In The Chosen Ones , sociologist and feminist scholar Nikki Jones shares the compelling story of a group of Black men living in San Francisco's historically Black neighborhood, the Fillmore. Against all odds, these men work to atone for past crimes by reaching out to other Black men, young and old, with the hope of guiding them toward a better life. Yet despite their genuine efforts, they struggle to find a new place in their old neighborhood. With a poignant yet hopeful voice, Jones illustrates how neighborhood politics, everyday interactions with the police, and conservative Black gender ideologies shape the men's ability to make good and forgive themselves--and how the double-edged sword of community shapes the work of redemption.
The Mexican Revolution's wake : the making of a political system, 1920-1929 / Sarah Osten (University of Vermont)F 1234 O876 2018
Throughout the 1920s Mexico was rocked by attempted coups, assassinations, and popular revolts. Yet by the mid-1930s, the country boasted one of the most stable and durable political systems in Latin America. In the first book on party formation conducted at the regional level after the Mexican Revolution, Sarah Osten examines processes of political and social change that eventually gave rise to the Institutional Revolutionary Party (PRI), which dominated Mexico's politics for the rest of the twentieth century. In analyzing the history of socialist parties in the southeastern states of Campeche, Chiapas, Tabasco, and Yucatn, Osten demonstrates that these 'laboratories of revolution' constituted a highly influential testing ground for new political traditions and institutional structures. The Mexican Revolution's Wake shows how the southeastern socialists provided a blueprint for a new kind of party that struck calculated balances between the objectives of elite and popular forces, and between centralized authority and local autonomy.
The burning house : Jim Crow and the making of modern America / Anders WalkerE 185.61 W35 2018
A startling and gripping reexamination of the Jim Crow era, as seen through the eyes of some of the most important American writers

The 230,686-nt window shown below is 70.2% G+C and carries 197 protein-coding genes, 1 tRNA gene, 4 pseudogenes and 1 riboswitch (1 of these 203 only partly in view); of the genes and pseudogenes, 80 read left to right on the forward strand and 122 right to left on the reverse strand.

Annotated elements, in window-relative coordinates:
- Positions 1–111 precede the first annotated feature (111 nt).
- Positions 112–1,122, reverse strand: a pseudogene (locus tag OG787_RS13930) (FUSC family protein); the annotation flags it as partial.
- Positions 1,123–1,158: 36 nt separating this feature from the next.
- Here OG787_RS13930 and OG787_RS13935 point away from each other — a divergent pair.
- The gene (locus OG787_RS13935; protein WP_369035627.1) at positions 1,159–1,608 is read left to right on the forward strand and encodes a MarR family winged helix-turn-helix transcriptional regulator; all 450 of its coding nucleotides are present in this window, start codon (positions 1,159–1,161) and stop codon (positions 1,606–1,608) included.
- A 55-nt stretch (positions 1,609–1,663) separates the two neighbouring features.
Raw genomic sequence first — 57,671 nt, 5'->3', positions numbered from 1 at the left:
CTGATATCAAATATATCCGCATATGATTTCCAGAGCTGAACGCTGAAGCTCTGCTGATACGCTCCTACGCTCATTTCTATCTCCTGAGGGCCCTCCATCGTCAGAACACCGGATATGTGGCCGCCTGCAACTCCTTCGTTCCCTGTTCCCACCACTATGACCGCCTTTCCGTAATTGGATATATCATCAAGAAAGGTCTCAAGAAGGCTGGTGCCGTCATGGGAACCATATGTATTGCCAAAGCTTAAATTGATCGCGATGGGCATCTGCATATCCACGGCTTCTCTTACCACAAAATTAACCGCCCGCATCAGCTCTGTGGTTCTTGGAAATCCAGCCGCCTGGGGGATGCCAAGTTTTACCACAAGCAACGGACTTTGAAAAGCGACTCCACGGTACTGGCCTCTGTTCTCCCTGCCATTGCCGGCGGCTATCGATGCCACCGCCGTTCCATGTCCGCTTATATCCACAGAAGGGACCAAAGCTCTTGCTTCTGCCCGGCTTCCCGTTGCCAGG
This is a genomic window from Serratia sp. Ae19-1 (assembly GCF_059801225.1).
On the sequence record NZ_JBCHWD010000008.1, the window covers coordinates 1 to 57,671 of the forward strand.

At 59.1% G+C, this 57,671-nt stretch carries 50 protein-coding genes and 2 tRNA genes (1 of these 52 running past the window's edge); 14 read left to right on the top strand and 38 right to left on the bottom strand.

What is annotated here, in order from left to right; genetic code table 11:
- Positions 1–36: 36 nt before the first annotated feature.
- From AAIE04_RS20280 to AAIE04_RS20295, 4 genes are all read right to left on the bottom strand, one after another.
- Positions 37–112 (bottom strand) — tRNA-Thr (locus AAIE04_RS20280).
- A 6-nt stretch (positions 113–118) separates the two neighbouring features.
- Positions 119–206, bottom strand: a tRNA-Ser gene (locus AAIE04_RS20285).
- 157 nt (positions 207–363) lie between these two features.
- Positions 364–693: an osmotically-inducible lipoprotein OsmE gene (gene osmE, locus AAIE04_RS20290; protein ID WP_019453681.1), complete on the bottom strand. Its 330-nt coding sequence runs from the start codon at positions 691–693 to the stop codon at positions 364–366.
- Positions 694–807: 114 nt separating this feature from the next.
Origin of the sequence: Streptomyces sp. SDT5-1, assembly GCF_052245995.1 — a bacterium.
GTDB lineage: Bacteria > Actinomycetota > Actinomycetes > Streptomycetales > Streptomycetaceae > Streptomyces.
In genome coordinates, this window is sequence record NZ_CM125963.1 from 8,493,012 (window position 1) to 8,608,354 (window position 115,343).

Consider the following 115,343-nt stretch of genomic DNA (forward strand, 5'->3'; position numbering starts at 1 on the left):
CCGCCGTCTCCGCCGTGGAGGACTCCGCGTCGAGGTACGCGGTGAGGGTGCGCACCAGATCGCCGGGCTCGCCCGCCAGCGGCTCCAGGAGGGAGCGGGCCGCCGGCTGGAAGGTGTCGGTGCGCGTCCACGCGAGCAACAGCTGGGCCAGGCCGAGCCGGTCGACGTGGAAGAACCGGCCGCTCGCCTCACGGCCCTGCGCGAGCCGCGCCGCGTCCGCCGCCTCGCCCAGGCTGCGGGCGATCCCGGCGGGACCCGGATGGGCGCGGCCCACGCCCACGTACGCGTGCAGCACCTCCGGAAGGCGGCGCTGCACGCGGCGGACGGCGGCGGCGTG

In this dramatic reexamination of the Jim Crow South, Anders Walker demonstrates that racial segregation fostered not simply terror and violence, but also diversity, one of our most celebrated ideals. He investigates how prominent intellectuals like Robert Penn Warren, James Baldwin, Eudora Welty, Ralph Ellison, Flannery O'Connor, and Zora Neale Hurston found pluralism in Jim Crow, a legal system that created two worlds, each with its own institutions, traditions, even cultures. The intellectuals discussed in this book all agreed that black culture was resilient, creative, and profound, brutally honest in its assessment of American history. By contrast, James Baldwin likened white culture to a "burning house," a frightening place that endorsed racism and violence to maintain dominance. Why should black Americans exchange their experience for that? Southern whites, meanwhile, saw themselves preserving a rich cultural landscape against the onslaught of mass culture and federal power, a project carried to the highest levels of American law by Supreme Court justice and Virginia native Lewis F. Powell, Jr.
Anders Walker shows how a generation of scholars and judges has misinterpreted Powell's definition of diversity in the landmark case Regents v. Bakke, forgetting its Southern origins and weakening it in the process. By resituating the decision in the context of Southern intellectual history, Walker places diversity on a new footing, independent of affirmative action but also free from the constraints currently placed on it by the Supreme Court. With great clarity and insight, he offers a new lens through which to understand the history of civil rights in the United States.